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  4. Anticlerical legacies: the deistic reception of Thomas Hobbes 1670–1740 Anticlerical legacies: the deistic reception of Thomas Hobbes 1670–1740, by Elad Carmel, Manchester, Manchester University Press, 2024, ix +211 pp (hardback), ISBN: 9781526168825 (hardcopy) and 9781526168818 (electronic version). [REVIEW]Heikki Haara - forthcoming - History of European Ideas.
    In recent years, scholars have delved deeper into the intricate connections between Thomas Hobbes’s political and religious doctrines. It is now widely recognized that religion plays a central role...
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  5. Philosophy at Yeditepe, Special Issue: Method in Philosophy.Manuel Dr Knoll (ed.) - 2016 - Yeditepe University.
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  6. A Blackwell Companion to Hobbes.Justin Steinberg (ed.) - 2021 - Wiley-Blackwell.
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  7. Prisoner, Sailor, Soldier, Spy: Hobbes on Coercion and Consent.Daniel Luban - 2024 - Journal of the History of Ideas 85 (2):185-208.
    This article examines Thomas Hobbes’s notorious claim that “fear and liberty are consistent” and therefore that agreements coerced by threat of violence are binding. This view is to a surprising extent inherited from Aristotle, but its political implications became especially striking in the wake of the English Civil War, and Hobbes recast his theory in far-reaching ways between his early works and Leviathan to accommodate it. I argue that Hobbes’s account of coercion is both philosophically safe from the most common (...)
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  8. Practical Necessity, Freedom, and History: From Hobbes to Marx by David James (review).Meghan Robison - 2024 - Journal of the History of Philosophy 62 (2):329-330.
    In lieu of an abstract, here is a brief excerpt of the content:Reviewed by:Practical Necessity, Freedom, and History: From Hobbes to Marx by David JamesMeghan RobisonDavid James. Practical Necessity, Freedom, and History: From Hobbes to Marx. Oxford: Oxford University Press, 2021. Pp. 256. Hardback, $70.00.In his newest monograph, David James offers an elaborate, well-wrought reflection on human freedom and its limits by considering five canonical modern philosophers: Hobbes, Rousseau, Kant, Hegel, and Marx. Judging from the table of contents, the book (...)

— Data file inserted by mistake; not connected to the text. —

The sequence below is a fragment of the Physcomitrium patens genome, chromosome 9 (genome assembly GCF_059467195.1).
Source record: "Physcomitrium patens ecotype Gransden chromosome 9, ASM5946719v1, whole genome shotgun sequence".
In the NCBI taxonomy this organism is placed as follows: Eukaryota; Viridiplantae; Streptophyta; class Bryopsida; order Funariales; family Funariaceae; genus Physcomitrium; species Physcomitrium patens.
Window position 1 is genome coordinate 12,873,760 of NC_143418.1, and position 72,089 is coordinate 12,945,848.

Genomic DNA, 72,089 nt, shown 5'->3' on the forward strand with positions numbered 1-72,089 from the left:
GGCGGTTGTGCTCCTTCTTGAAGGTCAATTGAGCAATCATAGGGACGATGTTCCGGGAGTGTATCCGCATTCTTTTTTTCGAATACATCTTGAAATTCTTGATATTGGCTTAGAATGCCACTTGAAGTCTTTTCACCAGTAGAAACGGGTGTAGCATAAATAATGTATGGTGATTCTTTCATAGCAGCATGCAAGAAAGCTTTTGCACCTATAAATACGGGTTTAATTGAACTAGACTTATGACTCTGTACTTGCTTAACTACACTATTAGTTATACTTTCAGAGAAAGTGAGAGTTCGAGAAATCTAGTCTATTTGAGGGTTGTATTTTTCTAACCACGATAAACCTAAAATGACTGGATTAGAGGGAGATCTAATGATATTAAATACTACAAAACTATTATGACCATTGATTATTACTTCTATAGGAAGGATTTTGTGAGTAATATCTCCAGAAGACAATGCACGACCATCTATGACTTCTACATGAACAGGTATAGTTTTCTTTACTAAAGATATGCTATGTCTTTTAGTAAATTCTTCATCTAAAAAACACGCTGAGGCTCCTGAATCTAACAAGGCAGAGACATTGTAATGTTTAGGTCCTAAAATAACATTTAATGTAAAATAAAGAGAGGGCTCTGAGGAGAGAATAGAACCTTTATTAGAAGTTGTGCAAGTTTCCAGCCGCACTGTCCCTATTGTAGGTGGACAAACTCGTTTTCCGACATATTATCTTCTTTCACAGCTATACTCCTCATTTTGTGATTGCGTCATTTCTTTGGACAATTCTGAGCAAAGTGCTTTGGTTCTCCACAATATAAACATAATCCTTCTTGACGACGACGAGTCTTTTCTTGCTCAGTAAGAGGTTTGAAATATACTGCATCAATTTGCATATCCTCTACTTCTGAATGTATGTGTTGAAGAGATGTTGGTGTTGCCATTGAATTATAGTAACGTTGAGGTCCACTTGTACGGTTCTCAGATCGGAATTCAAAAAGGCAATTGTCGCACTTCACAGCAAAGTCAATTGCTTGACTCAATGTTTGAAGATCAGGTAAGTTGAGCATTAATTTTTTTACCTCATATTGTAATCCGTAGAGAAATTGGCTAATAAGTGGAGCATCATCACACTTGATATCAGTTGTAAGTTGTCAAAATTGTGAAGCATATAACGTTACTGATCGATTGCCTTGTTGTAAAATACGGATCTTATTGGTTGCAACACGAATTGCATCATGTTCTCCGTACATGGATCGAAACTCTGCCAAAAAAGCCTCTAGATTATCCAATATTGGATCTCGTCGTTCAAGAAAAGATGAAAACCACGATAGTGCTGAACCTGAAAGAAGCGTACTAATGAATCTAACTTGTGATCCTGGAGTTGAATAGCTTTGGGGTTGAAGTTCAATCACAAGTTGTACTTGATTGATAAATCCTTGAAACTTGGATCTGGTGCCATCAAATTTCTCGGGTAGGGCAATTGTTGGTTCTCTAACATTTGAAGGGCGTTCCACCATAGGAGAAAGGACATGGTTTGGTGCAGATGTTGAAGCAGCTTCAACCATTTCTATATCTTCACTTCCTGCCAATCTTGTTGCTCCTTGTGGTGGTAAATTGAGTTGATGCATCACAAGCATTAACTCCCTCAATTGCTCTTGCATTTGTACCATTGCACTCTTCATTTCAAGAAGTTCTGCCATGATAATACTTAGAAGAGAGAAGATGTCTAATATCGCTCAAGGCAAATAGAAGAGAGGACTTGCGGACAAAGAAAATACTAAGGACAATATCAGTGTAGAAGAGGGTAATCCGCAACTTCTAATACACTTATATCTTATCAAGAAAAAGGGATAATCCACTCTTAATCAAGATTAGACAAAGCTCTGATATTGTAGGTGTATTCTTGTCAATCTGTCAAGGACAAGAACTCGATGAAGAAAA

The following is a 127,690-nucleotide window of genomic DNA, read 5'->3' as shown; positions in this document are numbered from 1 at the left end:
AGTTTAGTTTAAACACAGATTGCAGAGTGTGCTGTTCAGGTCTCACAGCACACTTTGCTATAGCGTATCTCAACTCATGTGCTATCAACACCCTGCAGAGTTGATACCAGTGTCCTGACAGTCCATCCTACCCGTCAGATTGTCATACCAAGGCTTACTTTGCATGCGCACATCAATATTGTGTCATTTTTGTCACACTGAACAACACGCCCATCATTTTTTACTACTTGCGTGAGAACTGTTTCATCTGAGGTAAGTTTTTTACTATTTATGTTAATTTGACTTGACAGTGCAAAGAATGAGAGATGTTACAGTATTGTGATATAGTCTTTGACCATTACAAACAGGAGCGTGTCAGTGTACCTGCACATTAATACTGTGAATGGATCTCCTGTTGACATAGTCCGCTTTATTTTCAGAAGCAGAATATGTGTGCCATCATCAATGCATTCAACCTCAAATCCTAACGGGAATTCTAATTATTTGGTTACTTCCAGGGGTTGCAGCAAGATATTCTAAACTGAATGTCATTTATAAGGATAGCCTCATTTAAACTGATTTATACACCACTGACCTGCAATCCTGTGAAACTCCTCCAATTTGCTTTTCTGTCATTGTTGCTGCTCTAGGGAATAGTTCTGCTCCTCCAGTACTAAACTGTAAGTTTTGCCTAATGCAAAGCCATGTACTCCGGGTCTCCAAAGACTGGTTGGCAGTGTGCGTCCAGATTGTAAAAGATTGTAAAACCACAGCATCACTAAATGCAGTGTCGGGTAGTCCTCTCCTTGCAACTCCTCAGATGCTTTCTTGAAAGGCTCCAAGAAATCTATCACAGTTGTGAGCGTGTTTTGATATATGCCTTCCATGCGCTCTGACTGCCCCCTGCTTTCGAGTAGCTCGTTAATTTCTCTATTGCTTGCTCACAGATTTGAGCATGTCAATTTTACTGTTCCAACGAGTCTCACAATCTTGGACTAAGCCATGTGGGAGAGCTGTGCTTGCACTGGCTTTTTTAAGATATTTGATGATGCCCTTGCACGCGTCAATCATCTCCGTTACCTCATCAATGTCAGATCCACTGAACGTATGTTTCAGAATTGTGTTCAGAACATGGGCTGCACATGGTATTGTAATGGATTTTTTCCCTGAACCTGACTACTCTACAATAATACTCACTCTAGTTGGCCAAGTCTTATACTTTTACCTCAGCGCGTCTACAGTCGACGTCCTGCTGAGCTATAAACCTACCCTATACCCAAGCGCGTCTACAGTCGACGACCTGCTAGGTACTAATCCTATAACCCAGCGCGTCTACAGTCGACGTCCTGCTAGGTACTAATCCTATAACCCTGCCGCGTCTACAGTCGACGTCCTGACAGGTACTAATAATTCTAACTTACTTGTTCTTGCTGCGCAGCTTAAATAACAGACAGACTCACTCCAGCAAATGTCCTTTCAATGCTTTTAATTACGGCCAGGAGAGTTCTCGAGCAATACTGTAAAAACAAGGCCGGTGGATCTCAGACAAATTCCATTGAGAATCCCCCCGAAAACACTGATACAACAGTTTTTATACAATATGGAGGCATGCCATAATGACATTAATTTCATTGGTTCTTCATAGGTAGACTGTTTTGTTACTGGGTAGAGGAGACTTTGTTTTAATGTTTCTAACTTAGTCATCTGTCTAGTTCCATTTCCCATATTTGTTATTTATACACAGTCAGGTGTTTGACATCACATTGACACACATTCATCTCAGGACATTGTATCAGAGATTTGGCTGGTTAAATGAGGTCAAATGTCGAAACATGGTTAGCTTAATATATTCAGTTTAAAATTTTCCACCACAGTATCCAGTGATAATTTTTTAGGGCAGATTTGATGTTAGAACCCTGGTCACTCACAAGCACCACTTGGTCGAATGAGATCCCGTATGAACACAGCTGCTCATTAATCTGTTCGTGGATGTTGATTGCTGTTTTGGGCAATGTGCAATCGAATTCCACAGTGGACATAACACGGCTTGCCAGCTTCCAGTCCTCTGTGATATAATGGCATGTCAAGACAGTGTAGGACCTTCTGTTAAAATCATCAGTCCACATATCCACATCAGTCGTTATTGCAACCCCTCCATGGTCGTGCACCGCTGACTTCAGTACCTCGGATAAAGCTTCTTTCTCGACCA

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  9. Hobbes and God in Locke’s law of nature.Daniel E. Burns - forthcoming - British Journal for the History of Philosophy:1-31.
    Locke bases his moral and political philosophy on his doctrine of the ‘law of nature’. Scholars have debated the content and grounding of this law and its relationship to Christian theology. The ambiguities of the Lockean natural law’s content are traceable to an unclear grammatical construction in a crucial passage of the Treatises of Government, which can be resolved by following out a related set of arguments in that work. The ambiguities of the Lockean natural law’s grounding can then be (...)
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  10. The Multitude, the People, and Popular Sovereignty: Pufendorf and Locke in Reply to Hobbes.James Harris - forthcoming - Hobbes Studies:1-29.